Are you aware of the numerical clues that expose the problem areas of your business operation? When you find the under-performing systems or processes that are causing those numbers, can you fix them?
- Killer #6 Inadequate Margins – There are very few problems in an established business that can’t be solved with good margins—gross margin, operating margin, and net profit margin. Avoid the temptation to be the lowest price in town unless you have a legitimate cost advantage or operate on a very high-volume business model. Instead, focus on giving your customers the best overall value and buying experience.
To improve margins, you have to raise your prices, reduce the cost of your products and services, and/or lower your overhead expenses. Which solution is best for you to increase operating margins? Without adequate margins, you’re just working hard for the fun of it.
- Killer #7 Insufficient Working Capital – If not remedied, cash flow cancer is a deadly disease that will eventually kill any business. You have to have enough money to buy goods, cover payroll, and meet your monthly financial obligations. Borrowing money to do this is a bad idea if you have not resolved the underlying business killers discussed above. However, borrowing can be OK to support growth when you have good profit margins. As you dig out of a cash hole, consider the tips in this article, “A Business System When the Wolf is At the Door.”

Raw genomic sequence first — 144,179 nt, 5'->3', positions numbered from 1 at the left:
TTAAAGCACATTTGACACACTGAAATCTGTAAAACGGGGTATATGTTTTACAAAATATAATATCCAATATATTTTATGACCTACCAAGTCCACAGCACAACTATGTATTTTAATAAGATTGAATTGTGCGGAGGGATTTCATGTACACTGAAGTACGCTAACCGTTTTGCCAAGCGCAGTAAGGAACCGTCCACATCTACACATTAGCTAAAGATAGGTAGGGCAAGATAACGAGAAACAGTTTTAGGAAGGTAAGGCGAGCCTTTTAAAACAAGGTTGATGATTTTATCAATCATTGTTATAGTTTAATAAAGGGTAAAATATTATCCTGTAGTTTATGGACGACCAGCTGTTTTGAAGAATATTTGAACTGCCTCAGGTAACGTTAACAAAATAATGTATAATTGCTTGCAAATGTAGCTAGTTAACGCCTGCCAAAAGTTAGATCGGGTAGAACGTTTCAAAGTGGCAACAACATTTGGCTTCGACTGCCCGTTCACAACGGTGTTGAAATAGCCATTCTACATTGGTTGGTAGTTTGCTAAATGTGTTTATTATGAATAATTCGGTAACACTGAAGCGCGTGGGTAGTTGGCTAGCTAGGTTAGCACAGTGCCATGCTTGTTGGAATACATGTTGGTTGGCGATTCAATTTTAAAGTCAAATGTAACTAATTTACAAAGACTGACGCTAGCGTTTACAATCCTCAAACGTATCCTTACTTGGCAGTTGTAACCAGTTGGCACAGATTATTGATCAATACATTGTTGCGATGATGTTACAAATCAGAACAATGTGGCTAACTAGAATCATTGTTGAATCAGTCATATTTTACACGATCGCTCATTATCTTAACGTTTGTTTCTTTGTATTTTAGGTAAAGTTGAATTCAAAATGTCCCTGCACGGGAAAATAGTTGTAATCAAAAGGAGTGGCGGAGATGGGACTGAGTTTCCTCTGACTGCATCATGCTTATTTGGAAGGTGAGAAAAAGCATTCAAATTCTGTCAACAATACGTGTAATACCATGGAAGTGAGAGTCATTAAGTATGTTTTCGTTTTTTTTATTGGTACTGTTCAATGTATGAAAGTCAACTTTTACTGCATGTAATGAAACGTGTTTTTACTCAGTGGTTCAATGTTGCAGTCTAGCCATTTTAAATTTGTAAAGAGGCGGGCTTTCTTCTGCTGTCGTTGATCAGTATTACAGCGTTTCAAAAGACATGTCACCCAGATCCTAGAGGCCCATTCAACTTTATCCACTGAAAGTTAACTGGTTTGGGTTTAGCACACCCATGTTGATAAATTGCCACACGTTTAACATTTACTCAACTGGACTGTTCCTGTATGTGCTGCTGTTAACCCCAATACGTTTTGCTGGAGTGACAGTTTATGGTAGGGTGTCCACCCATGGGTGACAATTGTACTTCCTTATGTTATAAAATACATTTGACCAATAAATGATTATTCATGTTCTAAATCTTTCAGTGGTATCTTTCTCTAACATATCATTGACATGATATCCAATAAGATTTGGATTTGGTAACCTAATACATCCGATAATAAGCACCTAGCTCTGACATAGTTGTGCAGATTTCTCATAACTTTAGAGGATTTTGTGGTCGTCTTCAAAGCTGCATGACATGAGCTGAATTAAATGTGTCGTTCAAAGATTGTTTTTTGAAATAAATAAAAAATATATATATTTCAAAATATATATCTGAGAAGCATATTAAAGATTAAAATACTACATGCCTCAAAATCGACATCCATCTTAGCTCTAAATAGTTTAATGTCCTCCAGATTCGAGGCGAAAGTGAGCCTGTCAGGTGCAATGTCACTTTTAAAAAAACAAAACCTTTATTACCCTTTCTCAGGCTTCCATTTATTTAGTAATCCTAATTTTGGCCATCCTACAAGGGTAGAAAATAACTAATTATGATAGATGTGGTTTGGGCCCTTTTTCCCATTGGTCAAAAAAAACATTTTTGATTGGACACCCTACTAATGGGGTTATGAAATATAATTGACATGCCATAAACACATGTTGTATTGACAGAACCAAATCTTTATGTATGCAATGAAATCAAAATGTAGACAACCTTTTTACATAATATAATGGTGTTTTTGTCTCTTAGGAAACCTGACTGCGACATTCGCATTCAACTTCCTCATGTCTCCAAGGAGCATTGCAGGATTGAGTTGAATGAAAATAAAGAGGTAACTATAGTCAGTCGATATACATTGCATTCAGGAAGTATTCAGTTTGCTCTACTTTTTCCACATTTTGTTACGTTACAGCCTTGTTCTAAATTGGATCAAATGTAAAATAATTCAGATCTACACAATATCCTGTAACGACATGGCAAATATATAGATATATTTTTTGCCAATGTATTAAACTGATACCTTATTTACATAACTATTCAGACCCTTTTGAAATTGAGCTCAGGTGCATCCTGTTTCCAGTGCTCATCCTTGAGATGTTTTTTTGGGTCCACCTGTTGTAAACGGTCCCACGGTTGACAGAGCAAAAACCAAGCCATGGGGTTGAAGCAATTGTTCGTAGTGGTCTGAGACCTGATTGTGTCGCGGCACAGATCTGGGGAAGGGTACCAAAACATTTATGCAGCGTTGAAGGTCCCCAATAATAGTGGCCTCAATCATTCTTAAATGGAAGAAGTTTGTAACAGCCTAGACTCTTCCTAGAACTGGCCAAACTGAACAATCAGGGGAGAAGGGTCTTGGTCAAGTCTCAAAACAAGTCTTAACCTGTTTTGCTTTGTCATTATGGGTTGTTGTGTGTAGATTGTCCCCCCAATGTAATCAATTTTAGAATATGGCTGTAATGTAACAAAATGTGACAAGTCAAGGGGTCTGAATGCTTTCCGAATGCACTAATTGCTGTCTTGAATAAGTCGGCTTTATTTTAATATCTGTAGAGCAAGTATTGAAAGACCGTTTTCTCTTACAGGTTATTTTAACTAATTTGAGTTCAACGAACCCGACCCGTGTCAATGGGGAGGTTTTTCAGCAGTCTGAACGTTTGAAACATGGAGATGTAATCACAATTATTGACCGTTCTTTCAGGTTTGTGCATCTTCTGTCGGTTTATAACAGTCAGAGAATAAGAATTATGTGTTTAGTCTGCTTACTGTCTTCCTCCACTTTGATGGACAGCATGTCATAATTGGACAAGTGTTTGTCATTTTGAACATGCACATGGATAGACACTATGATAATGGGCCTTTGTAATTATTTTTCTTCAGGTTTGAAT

Caution: Beware of excessive inventory and accounts receivable that suck cash and make you feel poor even when you are earning a nice profit. Do you know where all your profit has gone? What can you do to move more of it into working capital? If you have little or no profit, you better focus on a lack of sales and/or insufficient margins—PRONTO!
Business Operations Killers
- Killer #8 Lack of Innovation – If you are not coming up with new ideas for improved products, services, and business processes, you will be left behind. Your company will become stale, undifferentiated in your target market, and ho-hum boring. Competitors that are innovating will surge ahead. Innovation is essential to stay on top.
Business expert, Peter Drucker teaches, “A business has two purposes: marketing and innovation.”
What new things could you do to draw more attention, serve customers better, and create higher quality and more efficient business operations? You have endless opportunities. Make innovation a part of your daily routine.
- Killer #9 Weak Business Systems – Without good business systems and processes, you have a disorganized, seat-of-the-pants operation that is frequently in crisis mode (every crisis is a system breakdown). Putting out fires is your daily routine. There is never-ending frustration for customers and employees. It’s time to end the madness. What grade would you give your business systems?